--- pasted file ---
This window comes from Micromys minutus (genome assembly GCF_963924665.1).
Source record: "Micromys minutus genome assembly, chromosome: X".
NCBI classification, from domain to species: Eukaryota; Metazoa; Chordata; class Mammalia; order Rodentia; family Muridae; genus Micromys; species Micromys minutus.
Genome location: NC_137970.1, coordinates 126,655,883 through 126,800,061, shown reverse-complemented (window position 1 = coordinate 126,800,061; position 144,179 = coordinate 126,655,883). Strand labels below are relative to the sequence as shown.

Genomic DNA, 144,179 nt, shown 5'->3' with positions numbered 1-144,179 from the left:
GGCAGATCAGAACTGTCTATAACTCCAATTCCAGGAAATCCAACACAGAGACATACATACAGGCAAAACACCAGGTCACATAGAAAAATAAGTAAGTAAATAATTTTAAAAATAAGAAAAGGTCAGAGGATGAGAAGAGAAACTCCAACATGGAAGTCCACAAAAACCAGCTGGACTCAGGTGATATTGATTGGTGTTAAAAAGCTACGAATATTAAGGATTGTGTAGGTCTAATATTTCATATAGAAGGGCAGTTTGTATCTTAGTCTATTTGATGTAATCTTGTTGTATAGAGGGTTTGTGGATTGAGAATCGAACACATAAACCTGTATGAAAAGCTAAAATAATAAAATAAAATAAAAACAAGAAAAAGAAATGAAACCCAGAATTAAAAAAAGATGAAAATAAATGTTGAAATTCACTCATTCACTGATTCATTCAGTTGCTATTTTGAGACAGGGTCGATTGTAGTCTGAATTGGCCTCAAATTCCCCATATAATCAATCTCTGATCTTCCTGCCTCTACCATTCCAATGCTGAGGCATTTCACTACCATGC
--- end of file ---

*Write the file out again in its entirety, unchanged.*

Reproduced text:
This window comes from Micromys minutus (genome assembly GCF_963924665.1).
Source record: "Micromys minutus genome assembly, chromosome: X".
NCBI classification, from domain to species: Eukaryota; Metazoa; Chordata; class Mammalia; order Rodentia; family Muridae; genus Micromys; species Micromys minutus.
Genome location: NC_137970.1, coordinates 126,655,883 through 126,800,061, shown reverse-complemented (window position 1 = coordinate 126,800,061; position 144,179 = coordinate 126,655,883). Strand labels below are relative to the sequence as shown.

Genomic DNA, 144,179 nt, shown 5'->3' with positions numbered 1-144,179 from the left:
GGCAGATCAGAACTGTCTATAACTCCAATTCCAGGAAATCCAACACAGAGACATACATACAGGCAAAACACCAGGTCACATAGAAAAATAAGTAAGTAAATAATTTTAAAAATAAGAAAAGGTCAGAGGATGAGAAGAGAAACTCCAACATGGAAGTCCACAAAAACCAGCTGGACTCAGGTGATATTGATTGGTGTTAAAAAGCTACGAATATTAAGGATTGTGTAGGTCTAATATTTCATATAGAAGGGCAGTTTGTATCTTAGTCTATTTGATGTAATCTTGTTGTATAGAGGGTTTGTGGATTGAGAATCGAACACATAAACCTGTATGAAAAGCTAAAATAATAAAATAAAATAAAAACAAGAAAAAGAAATGAAACCCAGAATTAAAAAAAGATGAAAATAAATGTTGAAATTCACTCATTCACTGATTCATTCAGTTGCTATTTTGAGACAGGGTCGATTGTAGTCTGAATTGGCCTCAAATTCCCCATATAATCAATCTCTGATCTTCCTGCCTCTACCATTCCAATGCTGAGGCATTTCACTACCATGC